Once the city was founded, it still had to become a physical reality, and the time the process took varied from city to city. In the meantime, several circumstances could alter the original plan. Religious orders or private citizens could change plots, and the empty spaces could be used for a variety of purposes. The most important change, however, was to change the site of the city itself, as frequently happened. In fact, the founding was almost always improvised, on the basis of a rapid assessment of certain immediate advantages that the geographic locale had to offer: coastline, altitude, rivers and, most important of all, water, wind, pasture, and kindling. As a rule, the city was established on poorly known territory, so there was no way to anticipate the various difficulties that might eventually be encountered. The city founders may always have thought that the founding of the city did not need to be permanent. The fact is that in many cities, experience counseled a change of site, which sometimes meant a change of geographic location. The transfer or removal was a curious phenomenon, since legally speaking the city was the same, for it preserved its name and remained within the same jurisdiction. Only time would tell whether the city would be the same one that was originally founded, with its functions intact.

In some cases, such as Veracruz, the city was moved twice; in other instances, uncertainty lasted still longer. Undoubtedly the most extraordinary case was the Spanish colony in the Catamarca valley in Argentina. Founded for the first time in 1558, four years after the marriage of Philip II and Mary Tudor, the city was called Londres. But it was moved repeatedly, so many times that in the early eighteenth century the chronicler Pedro Lozano described it as the “portable city of Londres, which never ceases to be moved from one place to another.” Father Lozano had used the same phrase in reference to the city of Concepción del Bermejo, founded by Alonso de Vera in 1585. Three months after its establishment, the founder himself wrote that he had received the power from the very authorities, whom he had just appointed “to move this city to the most convenient location.” Such authority was also invoked to change the site of the Venezuelan city of Trujillo.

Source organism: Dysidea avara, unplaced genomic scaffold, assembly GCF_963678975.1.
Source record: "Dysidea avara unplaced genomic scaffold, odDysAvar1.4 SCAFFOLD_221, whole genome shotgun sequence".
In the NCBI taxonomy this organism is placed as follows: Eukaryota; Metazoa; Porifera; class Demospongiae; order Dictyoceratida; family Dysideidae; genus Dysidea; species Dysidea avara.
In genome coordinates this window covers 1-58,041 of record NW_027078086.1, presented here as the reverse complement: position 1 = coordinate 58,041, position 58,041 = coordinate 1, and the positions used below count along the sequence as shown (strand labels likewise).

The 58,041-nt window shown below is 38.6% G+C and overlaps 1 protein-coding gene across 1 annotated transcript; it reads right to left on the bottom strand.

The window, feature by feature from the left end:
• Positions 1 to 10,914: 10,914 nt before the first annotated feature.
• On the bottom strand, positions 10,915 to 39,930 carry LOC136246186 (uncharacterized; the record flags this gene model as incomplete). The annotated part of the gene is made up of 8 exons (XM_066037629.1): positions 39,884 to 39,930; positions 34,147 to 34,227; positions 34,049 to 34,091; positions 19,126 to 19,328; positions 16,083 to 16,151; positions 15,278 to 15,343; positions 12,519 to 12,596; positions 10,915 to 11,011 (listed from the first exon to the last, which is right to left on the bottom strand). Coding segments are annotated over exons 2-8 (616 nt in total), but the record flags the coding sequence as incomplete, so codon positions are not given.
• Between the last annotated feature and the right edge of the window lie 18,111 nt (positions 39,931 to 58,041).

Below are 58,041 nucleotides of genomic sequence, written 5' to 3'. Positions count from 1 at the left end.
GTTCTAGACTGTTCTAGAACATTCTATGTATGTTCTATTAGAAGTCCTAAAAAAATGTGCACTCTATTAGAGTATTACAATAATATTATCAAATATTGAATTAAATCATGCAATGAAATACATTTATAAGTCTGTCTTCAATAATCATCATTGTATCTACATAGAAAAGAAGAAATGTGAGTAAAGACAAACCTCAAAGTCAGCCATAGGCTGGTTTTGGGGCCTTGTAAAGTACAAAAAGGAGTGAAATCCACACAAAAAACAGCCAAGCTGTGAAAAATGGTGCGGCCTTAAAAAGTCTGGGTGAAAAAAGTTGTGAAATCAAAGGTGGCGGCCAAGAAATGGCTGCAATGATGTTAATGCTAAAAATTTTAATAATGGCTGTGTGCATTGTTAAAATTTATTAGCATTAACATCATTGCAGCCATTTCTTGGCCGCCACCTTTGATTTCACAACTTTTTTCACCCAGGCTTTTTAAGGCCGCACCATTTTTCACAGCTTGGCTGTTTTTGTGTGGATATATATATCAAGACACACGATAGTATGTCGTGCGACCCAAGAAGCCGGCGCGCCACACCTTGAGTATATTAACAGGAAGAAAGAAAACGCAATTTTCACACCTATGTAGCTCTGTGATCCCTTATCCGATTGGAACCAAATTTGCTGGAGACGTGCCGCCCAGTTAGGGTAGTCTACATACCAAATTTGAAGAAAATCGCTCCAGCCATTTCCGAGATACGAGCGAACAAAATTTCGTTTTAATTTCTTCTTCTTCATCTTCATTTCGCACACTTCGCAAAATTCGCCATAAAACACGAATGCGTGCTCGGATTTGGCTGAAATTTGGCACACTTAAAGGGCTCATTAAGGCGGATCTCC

Many other cities moved. For the sake of greater security, Mendes de Sá moved Río de Janeiro from its original position to what was called the Fortress. Santo Domingo, founded by Bartolomé Colón in 1496, was destroyed by a hurricane and refounded on the other side of the Ozama river by Nicolás de Ovando in 1502. Santiago de Guatemala, founded in 1524 by Pedro de Alvarado, was destroyed by a flood in 1541 and rebuilt one league away from its original site. But that city was itself destroyed when a volcano erupted in 1717; it was abandoned and rebuilt again at the place where Guatemala City now stands. In 1519, Pedrarias Dávila founded Panama City on the Pacific coast. Strictly speaking, it should be regarded as a result of the transfer of Santa María la Antigua founded by Enciso y Balboa around 1510. for Santa María la Antigua, despite the impulse of its governor, was abandoned once the seat of government was set up in Panama City. Thirty years later Cieza de León noted that the city was unhealthy and that the site should have been changed. “But since the houses had been built at such expense, the city was not moved, though everyone knew they suffered greatly from living at such a terrible site.” Despite the impulse of its founder, Santa María la Antigua was abandoned after the pirate Morgan destroyed the city in 1671, and the seat of government was moved to its present location in Panama City. Nombre de Dios was abandoned in 1596 to find a better site, and Portobelo was established very close by. San Juan de Puerto Rico and Quito were moved, as were for various reasons La Victoria, Mariquita, Huamanga (today called Ayacucho), Arequipa, Santiago del Estero, Tucumán, Mendoza, and Buenos Aires, among others. Changing the site of a city was the equivalent of founding it again, since frequently the original population changed. In the case of Buenos Aires, the population was totally new, since 44 years separated the first and second foundings. With the new foundings, life began anew.